It is perhaps worth noting that neither of these polls included details on unweighted sample sizes.
The Forum poll would have resulted in the Conservatives winning about 145 seats on the proposed boundaries of the new 338-seat map. The Liberals would win 98 seats and the NDP 84 seats, with 10 going to the Bloc and one to the Greens.

For the NDP, falling behind the Liberals in Quebec and placing third in Ontario scuttles their chances of finishing ahead of the Liberals in the seat count. The close race in Ontario is, in large part, what deprives the Tories of a majority.
The results of the Nanos poll are quite similar, with the Conservatives winning 146 seats, the Liberals 97, the NDP 93, and the Bloc only two.

Again, Ontario and (to a lesser extent) Quebec is the reason for the third-place finish for the NDP. The Conservatives are hurt more in this poll, however, by their lower results on the Prairies.

Forum also included some polling on a Justin Trudeau-led Liberal Party, finding that his leadership would vault the party into first place with 39% support, dropping the Tories to 30% and the NDP to only 23%. The Trudeau Liberals would lead by significant margins in Ontario, Quebec, and Atlantic Canada and edge out the NDP in Alberta and the Prairies. In terms of seats, this would deliver 159 to the Liberals (10 short of a majority), 122 to the Conservatives, and 46 to the NDP.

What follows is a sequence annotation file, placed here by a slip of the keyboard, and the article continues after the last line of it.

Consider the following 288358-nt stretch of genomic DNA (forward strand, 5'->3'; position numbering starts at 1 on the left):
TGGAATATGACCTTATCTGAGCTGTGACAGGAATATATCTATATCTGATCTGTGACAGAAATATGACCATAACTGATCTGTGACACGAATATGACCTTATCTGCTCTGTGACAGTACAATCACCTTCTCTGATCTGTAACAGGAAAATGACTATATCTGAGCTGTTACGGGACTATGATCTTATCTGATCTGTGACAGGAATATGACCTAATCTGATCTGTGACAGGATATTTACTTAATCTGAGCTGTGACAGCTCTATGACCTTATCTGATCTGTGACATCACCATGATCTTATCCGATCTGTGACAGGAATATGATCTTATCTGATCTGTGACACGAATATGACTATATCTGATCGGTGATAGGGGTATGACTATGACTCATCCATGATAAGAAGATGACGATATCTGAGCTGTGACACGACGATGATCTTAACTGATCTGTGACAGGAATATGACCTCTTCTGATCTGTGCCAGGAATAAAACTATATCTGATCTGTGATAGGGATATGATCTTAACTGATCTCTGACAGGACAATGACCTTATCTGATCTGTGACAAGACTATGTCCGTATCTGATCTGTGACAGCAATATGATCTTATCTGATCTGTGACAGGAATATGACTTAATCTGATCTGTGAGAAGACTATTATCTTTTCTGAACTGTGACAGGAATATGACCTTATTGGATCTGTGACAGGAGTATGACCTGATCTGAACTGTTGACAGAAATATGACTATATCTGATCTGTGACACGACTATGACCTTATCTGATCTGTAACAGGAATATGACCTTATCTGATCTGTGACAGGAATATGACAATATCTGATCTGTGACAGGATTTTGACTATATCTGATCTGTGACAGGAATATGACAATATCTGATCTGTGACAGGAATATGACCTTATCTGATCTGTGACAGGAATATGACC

More realistically, both Forum and Nanos had some personal ratings for current party leaders. Forum found that Stephen Harper's approval rating stood at 36%, compared to 55% disapproval. That is virtually unchanged from their last poll. Bob Rae's were also relatively steady, at 35% approval to 33% disapproval.

Thomas Mulcair's numbers worsened, his approval rating falling five points to 33% and his disapproval rating increasing four points to 34%. His approval rating among NDP voters stands at only 59%, compared to Harper's approval rating of 86% among Conservative voters (Rae sits at 57% among Liberals).

Nanos also registered decreasing numbers for Mulcair in their leadership index, but not to a significant degree. Harper managed 30% on trust, 41% on competence, and 33% on vision, giving him a total score of 104.2 points, a gain of 8.3 since Nanos's last poll. Mulcair scored 16%, 12%, and 18%, respectively, putting his leadership index at 43.6, down 4.1 points. Rae was up 4.6 points to 37.7, while Elizabeth May was Nanos's biggest gainer, jumping 7.6 points to 23.7 points.

As a share of points, Harper was well ahead with 48% to 20% for Mulcair, 17% for Rae, and 11% for May.

By-Elections tonight

Federal by-elections will be taking place tonight in Durham, Victoria, and Calgary Centre. The By-Election Barometer has a breakdown of the by-election races. Durham is forecast as a Strong Conservative riding, giving the Tories a 95% chance or higher of winning. Victoria is a Strong NDP riding, while Calgary Centre is a Likely Conservative win. The polls have indicated a close race there, but they have all put Joan Crockatt in the lead and the riding itself leans heavily towards the Tories.